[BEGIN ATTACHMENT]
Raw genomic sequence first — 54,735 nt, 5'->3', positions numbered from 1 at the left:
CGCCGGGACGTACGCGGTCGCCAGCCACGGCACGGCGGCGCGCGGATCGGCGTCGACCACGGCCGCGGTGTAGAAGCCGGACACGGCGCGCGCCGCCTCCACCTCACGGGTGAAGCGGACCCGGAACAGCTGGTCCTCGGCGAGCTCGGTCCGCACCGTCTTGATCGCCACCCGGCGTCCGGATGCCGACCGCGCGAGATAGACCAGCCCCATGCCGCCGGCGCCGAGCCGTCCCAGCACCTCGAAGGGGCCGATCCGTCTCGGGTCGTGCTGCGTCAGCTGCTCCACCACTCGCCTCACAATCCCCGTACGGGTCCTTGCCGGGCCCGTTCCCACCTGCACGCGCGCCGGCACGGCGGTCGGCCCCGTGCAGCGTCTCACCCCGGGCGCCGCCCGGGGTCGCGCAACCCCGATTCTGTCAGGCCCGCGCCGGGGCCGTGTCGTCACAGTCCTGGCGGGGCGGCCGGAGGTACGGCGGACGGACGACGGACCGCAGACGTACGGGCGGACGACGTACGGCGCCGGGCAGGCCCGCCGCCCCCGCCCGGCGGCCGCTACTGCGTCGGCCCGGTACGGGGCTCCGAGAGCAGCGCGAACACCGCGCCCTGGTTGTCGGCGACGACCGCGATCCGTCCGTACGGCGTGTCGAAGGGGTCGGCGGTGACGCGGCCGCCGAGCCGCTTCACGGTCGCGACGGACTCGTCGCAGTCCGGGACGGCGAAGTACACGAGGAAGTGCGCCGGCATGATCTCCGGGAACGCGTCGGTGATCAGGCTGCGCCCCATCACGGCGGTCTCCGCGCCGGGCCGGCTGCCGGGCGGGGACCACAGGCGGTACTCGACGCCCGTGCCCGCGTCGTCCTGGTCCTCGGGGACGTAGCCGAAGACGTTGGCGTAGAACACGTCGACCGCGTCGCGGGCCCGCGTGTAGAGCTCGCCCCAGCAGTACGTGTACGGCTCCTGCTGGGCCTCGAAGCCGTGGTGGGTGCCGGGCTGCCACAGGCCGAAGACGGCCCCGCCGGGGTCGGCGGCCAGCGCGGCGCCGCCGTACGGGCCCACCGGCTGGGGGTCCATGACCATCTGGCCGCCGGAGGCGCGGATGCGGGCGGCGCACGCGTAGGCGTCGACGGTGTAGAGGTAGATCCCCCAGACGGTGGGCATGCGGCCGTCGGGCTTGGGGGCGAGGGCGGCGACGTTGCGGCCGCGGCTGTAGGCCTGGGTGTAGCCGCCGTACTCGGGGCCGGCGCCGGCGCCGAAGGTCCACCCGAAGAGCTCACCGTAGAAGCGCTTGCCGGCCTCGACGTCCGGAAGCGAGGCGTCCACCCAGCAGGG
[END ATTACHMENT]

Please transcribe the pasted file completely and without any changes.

Raw genomic sequence first — 54,735 nt, 5'->3', positions numbered from 1 at the left:
CGCCGGGACGTACGCGGTCGCCAGCCACGGCACGGCGGCGCGCGGATCGGCGTCGACCACGGCCGCGGTGTAGAAGCCGGACACGGCGCGCGCCGCCTCCACCTCACGGGTGAAGCGGACCCGGAACAGCTGGTCCTCGGCGAGCTCGGTCCGCACCGTCTTGATCGCCACCCGGCGTCCGGATGCCGACCGCGCGAGATAGACCAGCCCCATGCCGCCGGCGCCGAGCCGTCCCAGCACCTCGAAGGGGCCGATCCGTCTCGGGTCGTGCTGCGTCAGCTGCTCCACCACTCGCCTCACAATCCCCGTACGGGTCCTTGCCGGGCCCGTTCCCACCTGCACGCGCGCCGGCACGGCGGTCGGCCCCGTGCAGCGTCTCACCCCGGGCGCCGCCCGGGGTCGCGCAACCCCGATTCTGTCAGGCCCGCGCCGGGGCCGTGTCGTCACAGTCCTGGCGGGGCGGCCGGAGGTACGGCGGACGGACGACGGACCGCAGACGTACGGGCGGACGACGTACGGCGCCGGGCAGGCCCGCCGCCCCCGCCCGGCGGCCGCTACTGCGTCGGCCCGGTACGGGGCTCCGAGAGCAGCGCGAACACCGCGCCCTGGTTGTCGGCGACGACCGCGATCCGTCCGTACGGCGTGTCGAAGGGGTCGGCGGTGACGCGGCCGCCGAGCCGCTTCACGGTCGCGACGGACTCGTCGCAGTCCGGGACGGCGAAGTACACGAGGAAGTGCGCCGGCATGATCTCCGGGAACGCGTCGGTGATCAGGCTGCGCCCCATCACGGCGGTCTCCGCGCCGGGCCGGCTGCCGGGCGGGGACCACAGGCGGTACTCGACGCCCGTGCCCGCGTCGTCCTGGTCCTCGGGGACGTAGCCGAAGACGTTGGCGTAGAACACGTCGACCGCGTCGCGGGCCCGCGTGTAGAGCTCGCCCCAGCAGTACGTGTACGGCTCCTGCTGGGCCTCGAAGCCGTGGTGGGTGCCGGGCTGCCACAGGCCGAAGACGGCCCCGCCGGGGTCGGCGGCCAGCGCGGCGCCGCCGTACGGGCCCACCGGCTGGGGGTCCATGACCATCTGGCCGCCGGAGGCGCGGATGCGGGCGGCGCACGCGTAGGCGTCGACGGTGTAGAGGTAGATCCCCCAGACGGTGGGCATGCGGCCGTCGGGCTTGGGGGCGAGGGCGGCGACGTTGCGGCCGCGGCTGTAGGCCTGGGTGTAGCCGCCGTACTCGGGGCCGGCGCCGGCGCCGAAGGTCCACCCGAAGAGCTCACCGTAGAAGCGCTTGCCGGCCTCGACGTCCGGAAGCGAGGCGTCCACCCAGCAGGG